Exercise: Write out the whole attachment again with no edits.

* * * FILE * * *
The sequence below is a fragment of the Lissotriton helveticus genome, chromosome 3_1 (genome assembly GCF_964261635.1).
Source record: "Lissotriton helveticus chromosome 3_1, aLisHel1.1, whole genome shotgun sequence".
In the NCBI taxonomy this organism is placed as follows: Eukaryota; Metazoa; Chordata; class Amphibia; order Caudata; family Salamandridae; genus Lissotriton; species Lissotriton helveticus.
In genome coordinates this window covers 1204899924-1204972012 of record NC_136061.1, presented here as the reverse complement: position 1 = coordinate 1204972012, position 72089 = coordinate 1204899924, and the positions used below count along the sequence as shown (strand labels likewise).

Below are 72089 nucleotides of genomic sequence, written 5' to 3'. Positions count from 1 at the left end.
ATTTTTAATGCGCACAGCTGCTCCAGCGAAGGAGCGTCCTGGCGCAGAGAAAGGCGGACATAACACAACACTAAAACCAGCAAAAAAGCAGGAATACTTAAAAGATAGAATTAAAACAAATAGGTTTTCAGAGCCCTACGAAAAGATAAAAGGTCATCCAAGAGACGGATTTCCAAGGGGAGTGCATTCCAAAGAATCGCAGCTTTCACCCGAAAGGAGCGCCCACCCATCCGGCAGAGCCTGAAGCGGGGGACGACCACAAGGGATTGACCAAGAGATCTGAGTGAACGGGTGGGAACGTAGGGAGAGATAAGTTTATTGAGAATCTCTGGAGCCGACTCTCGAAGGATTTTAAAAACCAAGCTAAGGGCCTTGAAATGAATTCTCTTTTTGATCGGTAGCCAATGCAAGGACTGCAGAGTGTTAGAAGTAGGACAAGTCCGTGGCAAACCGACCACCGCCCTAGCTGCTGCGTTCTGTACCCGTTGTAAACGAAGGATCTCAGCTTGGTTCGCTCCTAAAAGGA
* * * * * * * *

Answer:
The sequence below is a fragment of the Lissotriton helveticus genome, chromosome 3_1 (genome assembly GCF_964261635.1).
Source record: "Lissotriton helveticus chromosome 3_1, aLisHel1.1, whole genome shotgun sequence".
In the NCBI taxonomy this organism is placed as follows: Eukaryota; Metazoa; Chordata; class Amphibia; order Caudata; family Salamandridae; genus Lissotriton; species Lissotriton helveticus.
In genome coordinates this window covers 1204899924-1204972012 of record NC_136061.1, presented here as the reverse complement: position 1 = coordinate 1204972012, position 72089 = coordinate 1204899924, and the positions used below count along the sequence as shown (strand labels likewise).

Below are 72089 nucleotides of genomic sequence, written 5' to 3'. Positions count from 1 at the left end.
ATTTTTAATGCGCACAGCTGCTCCAGCGAAGGAGCGTCCTGGCGCAGAGAAAGGCGGACATAACACAACACTAAAACCAGCAAAAAAGCAGGAATACTTAAAAGATAGAATTAAAACAAATAGGTTTTCAGAGCCCTACGAAAAGATAAAAGGTCATCCAAGAGACGGATTTCCAAGGGGAGTGCATTCCAAAGAATCGCAGCTTTCACCCGAAAGGAGCGCCCACCCATCCGGCAGAGCCTGAAGCGGGGGACGACCACAAGGGATTGACCAAGAGATCTGAGTGAACGGGTGGGAACGTAGGGAGAGATAAGTTTATTGAGAATCTCTGGAGCCGACTCTCGAAGGATTTTAAAAACCAAGCTAAGGGCCTTGAAATGAATTCTCTTTTTGATCGGTAGCCAATGCAAGGACTGCAGAGTGTTAGAAGTAGGACAAGTCCGTGGCAAACCGACCACCGCCCTAGCTGCTGCGTTCTGTACCCGTTGTAAACGAAGGATCTCAGCTTGGTTCGCTCCTAAAAGGA